The Pallister-Hall Syndrome (PHS) includes polydactyly, anal atresia, hypospadias, hypothalamic hamartoma, and panhypopituitarism. It is rare but is interesting because of the development implications of such a spectrum of anomalies. There are several disorders that have related malformations that are thought to be genetically or morphogenetically related to PHS. These include Oral-Facial-Digital type VI MuKusick- Kaufmann syndrome, and others. We have identified 4 families that segregate the PHS phenotype in an autosomal dominant pattern. We have performed clinical and molecular studies on these families to better define the range of phenotypic features in PHS and search for the gene by a linkage approach. To date we have clinically evaluated 10 individuals with PHS and have acquired DNA specimens on nearly 100 persons from families with this disorder. We have mapped this disorder to 7p13 by multipoint linkage analysis with a LOD score of 13.8. This locus contains several interesting candidate genes; specifically the CL13 zinc finger gene and Inhibin-beta-A, an endocrine signaling molecule. GLI3 is the gene that has been implicated in the Greig cephalopolysyndactyly syndrome, a disorder related to PHS. We have nearly completed the determination of the exon- intron boundaries of GLI3 and have screened most of the coding region without detecting any mutations. We have high confidence in our ability to detect mutations as we have detected 4 single base pair polymorphisms in the coding region. We have used these polymorphisms to determine that both alleles of the gene are expressed in persons affected by PHS, in contrast to Greig syndrome, which is associated with haploinsufficiency for GLI3.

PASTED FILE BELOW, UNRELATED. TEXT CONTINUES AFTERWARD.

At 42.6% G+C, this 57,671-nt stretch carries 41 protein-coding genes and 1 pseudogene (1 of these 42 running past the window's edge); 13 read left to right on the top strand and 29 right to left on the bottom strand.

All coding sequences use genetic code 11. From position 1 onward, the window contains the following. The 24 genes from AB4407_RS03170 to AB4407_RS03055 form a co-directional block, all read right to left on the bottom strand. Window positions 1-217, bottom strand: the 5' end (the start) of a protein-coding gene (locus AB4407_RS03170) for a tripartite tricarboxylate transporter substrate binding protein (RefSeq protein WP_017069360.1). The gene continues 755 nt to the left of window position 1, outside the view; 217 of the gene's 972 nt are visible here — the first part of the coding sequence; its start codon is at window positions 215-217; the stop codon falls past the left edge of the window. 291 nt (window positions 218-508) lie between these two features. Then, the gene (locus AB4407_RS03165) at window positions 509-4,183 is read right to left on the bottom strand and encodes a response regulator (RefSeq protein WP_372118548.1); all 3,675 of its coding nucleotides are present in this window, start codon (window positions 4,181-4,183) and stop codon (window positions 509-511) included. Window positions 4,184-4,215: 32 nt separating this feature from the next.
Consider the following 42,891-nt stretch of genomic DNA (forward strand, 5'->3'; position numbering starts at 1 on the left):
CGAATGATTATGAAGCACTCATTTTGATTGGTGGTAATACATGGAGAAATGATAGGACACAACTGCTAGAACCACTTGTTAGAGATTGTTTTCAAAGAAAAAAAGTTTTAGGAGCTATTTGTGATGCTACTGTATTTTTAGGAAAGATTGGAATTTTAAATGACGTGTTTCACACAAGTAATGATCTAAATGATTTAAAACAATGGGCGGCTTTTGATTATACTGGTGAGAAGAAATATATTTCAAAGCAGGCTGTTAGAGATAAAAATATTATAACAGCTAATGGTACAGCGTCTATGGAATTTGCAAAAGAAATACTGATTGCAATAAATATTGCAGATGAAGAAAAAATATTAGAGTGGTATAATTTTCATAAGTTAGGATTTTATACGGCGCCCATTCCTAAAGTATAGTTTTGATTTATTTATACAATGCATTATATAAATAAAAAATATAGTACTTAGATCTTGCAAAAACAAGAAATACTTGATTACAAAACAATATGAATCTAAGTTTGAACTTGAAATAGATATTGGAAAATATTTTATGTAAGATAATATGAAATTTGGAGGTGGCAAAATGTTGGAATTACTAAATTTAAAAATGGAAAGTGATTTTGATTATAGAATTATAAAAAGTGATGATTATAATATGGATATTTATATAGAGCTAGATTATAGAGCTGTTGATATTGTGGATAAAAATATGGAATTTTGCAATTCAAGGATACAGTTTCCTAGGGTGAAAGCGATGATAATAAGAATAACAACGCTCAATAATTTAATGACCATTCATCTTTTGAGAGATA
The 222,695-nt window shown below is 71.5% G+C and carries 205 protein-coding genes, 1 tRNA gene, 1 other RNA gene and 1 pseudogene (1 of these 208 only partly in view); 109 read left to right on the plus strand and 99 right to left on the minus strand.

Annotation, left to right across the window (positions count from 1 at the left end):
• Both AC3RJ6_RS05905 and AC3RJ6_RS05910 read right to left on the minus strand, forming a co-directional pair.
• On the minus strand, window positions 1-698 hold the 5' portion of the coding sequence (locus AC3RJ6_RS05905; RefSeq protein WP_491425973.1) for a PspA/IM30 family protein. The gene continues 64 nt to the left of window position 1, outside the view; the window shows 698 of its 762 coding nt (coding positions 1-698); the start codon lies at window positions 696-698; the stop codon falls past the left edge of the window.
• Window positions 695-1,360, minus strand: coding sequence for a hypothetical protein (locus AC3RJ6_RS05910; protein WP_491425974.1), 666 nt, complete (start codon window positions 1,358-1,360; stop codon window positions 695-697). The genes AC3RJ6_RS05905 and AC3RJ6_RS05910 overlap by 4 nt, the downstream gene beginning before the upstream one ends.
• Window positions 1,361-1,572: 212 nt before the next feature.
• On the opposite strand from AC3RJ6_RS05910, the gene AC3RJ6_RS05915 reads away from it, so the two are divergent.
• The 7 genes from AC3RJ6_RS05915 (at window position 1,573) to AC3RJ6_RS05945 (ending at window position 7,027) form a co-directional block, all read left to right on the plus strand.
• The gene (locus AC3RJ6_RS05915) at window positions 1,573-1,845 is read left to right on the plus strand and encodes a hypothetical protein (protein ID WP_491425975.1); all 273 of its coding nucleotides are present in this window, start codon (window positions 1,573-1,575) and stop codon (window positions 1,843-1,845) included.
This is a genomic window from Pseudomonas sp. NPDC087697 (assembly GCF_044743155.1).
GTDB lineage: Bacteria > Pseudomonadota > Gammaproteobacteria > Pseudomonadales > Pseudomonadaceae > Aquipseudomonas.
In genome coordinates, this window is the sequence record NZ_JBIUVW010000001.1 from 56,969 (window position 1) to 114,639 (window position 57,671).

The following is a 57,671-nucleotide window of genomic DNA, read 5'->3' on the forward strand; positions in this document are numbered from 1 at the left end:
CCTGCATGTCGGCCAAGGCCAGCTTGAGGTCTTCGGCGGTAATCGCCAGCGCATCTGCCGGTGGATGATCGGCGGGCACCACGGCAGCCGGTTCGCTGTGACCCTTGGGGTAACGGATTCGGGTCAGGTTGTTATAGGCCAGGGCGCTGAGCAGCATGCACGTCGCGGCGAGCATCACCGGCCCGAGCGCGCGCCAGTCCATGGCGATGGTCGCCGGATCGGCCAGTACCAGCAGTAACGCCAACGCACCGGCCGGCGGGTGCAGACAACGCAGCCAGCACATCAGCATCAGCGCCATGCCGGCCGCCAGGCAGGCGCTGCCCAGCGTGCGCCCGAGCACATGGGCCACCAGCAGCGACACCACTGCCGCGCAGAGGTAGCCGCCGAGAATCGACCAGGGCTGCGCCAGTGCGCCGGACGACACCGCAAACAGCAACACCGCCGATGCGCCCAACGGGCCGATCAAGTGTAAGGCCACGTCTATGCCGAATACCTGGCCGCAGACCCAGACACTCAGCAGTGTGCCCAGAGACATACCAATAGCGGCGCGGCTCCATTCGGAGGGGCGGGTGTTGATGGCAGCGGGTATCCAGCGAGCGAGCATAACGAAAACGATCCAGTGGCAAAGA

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National Human Genome Research Institute (NHGRI)
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